How surveillance helps to keep our public spaces safe

Surveillance systems are crucial to enhancing safety in the public realm. Not only do they act as a crime deterrent, recordings are pivotal in aiding prosecutors and law enforcement identify and arrest criminals.

uMhlanga UIP Precinct Manager Dewet Geldenhuys says, “Before CCTV and other types of surveillance, law enforcement would rely solely on eye witness accounts which wasn’t always reliable.”

Part of the Ballito UIP’s mandate is to improve the safety of its designated area in a bid to enhance the quality of life for those who live, work and play in the area and maintain investor confidence. The UIP’s proactive security approach includes partnering with the SAPS, eThekwini Municipality Protection Services and local community safety forums. Surveillance comes as a series of Automatic Number Plate Recognition (ANPR) Cameras located at the precinct’s entrances and four CCTV cameras at Durban View Park.

ANPR cameras use optical character recognition technology to read vehicle registration plates and create vehicle location data. In uMhlanga the cameras scan approximately 21 600 cars on a week day and around 18 870 cars on a weekend day. On entering the precinct wanted vehicles are screened and, with the help of SAPS and armed response, suspects are questioned or arrested.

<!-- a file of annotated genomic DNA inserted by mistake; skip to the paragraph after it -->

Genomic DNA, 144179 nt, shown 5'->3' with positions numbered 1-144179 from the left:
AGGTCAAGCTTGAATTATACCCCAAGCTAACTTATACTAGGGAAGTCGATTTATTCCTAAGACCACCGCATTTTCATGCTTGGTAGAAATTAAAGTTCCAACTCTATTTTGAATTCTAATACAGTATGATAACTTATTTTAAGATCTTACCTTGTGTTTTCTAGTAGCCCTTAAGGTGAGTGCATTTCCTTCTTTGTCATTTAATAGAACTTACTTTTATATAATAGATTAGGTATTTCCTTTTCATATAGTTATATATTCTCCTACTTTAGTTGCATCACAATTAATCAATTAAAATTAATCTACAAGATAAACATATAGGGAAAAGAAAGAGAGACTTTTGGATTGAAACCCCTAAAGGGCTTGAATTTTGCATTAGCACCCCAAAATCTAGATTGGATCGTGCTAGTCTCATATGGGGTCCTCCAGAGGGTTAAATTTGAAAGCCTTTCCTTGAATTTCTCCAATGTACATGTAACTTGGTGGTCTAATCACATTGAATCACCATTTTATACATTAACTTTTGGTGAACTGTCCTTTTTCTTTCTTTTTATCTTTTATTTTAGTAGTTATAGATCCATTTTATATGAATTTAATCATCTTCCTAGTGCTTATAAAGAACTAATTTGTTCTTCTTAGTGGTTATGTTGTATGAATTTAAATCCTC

“The CCTV cameras and our ANPR system are an important part of our holistic security system. Crime prevention and detection is key to keeping the area safe  and for attending to non-criminal incidents so that shoppers, businesses, property owners and the general public can continue to enjoy the fantastic lifestyle and investment opportunities synonymous with the uMhlanga area,” concludes Geldenhuys.

CAPTION: The amount of cars scanned in the uMhlanga UIP correlates directly with reduced activity in the precinct during the hard lockdown.

Menu